Biotechnology keeps us from starving

November 03, 1999|By Martina McGloughlin

I AGREE with Greenpeace that we need to feed and clothe the world's people while minimizing the impact of agriculture on the environment. But the human population continues to grow, while arable land is a finite quantity.

So unless we will accept starvation or placing parks and the Amazon Basin under the plow, there really is no alternative to applying biotechnology to agriculture.

Today's biotechnology differs significantly from previous agricultural technologies. Using genetic engineering, scientists can enhance the nutritional content, texture, color, flavor, growing season, yield, disease resistance and other properties of production crops.

Engineered microbes and enzymes produced using recombinant DNA methods are used in many aspects of food production. The cheese and bread you eat and the detergent you use to clean your clothes all have used engineered enzymes since the early part of this decade.

By reducing dependency on chemicals and tillage through the development of natural fertilizers and of pest-resistant plants, biotechnology has the potential to conserve natural resources, prevent soil erosion and improve environmental quality.

Strains of microorganisms could increase the efficiency, capacity and variety of waste treatment. Bioprocessing using engineered microbes offers new ways to use renewable resources for materials and fuel.

Controlling pests

Biotechnology is, in fact, the low-risk alternative to current practices. Take pest control. The economic and environmental costs of using existing methods are well known. But many of us are not aware of the potential costs of not controlling pests.

Not controlling fungal disease in plants, for example, allows them to generate deadly toxins such as aflatoxin and fumonisin, which have been found, among other things, to cause brain tumors in horses and liver cancer in children.

The most cost-effective and environmentally sound general method for controlling pests and disease is the use of DNA. This approach already has led to a reduction in the use of sprayed chemical insecticides.

According to the National Agricultural Statistics Service, 2 million fewer pounds of insecticide were used last year to control bollworm and budworm than were used in 1995, before "Bt" cotton was introduced.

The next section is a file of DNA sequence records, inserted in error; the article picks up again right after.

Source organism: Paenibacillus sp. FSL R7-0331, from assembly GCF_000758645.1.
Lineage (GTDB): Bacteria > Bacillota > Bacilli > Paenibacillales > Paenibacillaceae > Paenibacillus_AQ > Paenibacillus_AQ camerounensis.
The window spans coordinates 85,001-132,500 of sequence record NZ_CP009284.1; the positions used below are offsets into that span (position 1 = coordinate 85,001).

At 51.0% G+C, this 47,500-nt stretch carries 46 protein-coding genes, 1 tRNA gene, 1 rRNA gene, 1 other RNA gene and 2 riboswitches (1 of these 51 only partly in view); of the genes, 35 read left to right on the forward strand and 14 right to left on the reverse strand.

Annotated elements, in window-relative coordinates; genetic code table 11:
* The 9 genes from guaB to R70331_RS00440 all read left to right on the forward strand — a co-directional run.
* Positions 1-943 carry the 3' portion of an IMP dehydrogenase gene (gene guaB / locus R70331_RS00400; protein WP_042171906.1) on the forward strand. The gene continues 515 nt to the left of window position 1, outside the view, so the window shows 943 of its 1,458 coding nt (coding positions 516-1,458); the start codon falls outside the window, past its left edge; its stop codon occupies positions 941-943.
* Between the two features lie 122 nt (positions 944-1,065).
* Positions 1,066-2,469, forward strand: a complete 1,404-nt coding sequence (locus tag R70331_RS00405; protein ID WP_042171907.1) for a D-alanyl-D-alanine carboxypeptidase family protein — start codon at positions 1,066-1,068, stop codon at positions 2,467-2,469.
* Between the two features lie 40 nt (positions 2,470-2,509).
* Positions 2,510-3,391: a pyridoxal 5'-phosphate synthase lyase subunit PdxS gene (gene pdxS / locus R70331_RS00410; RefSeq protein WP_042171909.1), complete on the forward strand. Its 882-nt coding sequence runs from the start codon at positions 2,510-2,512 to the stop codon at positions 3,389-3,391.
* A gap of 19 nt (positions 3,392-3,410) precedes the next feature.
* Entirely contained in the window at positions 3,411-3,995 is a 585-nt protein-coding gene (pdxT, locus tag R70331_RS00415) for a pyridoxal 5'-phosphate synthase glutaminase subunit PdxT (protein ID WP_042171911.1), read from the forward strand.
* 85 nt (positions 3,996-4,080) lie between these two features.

And the Bt gene -- introduced into the crop plant, not sprayed into the atmosphere -- is present in minute amounts and spares beneficial insects. There is no evidence that recombinant DNA techniques or DNA-modified organisms pose any unique or unforeseen environmental or health hazards.

In fact, a National Research Council study found that "as the molecular methods are more specific, users of these methods will be more certain about the traits they introduce into plants."

Thorough testing

Greater certainty means greater precision and safety. The subtly altered products on our plates have been put through more thorough testing than any conventional food ever has been subjected to.

Many of our daily staples would be banned if subjected to the same rigorous standards. Potatoes and tomatoes contain toxic glycoalkaloids, which have been linked to spina bifida. Kidney beans contain phytohaemagglutinin and are poisonous if under-cooked. Dozens of people die each year from cynaogenic glycosides from peach seeds.

Yet none of those are labeled as potentially dangerous. Millions of people have eaten the products of genetic engineering and no adverse effects have been demonstrated. The proper balance of safety testing between companies and the government is a legitimate area for further debate. So are environmental safeguards.

But the purpose of such debate should be to improve biotech research and enhance its benefits to society, not stop it in its tracks.

Martina McGloughlin is director of the Life Sciences Informatics Program and the Biotechnology Program at the University of California at Davis. She wrote this for the Los Angeles Times.

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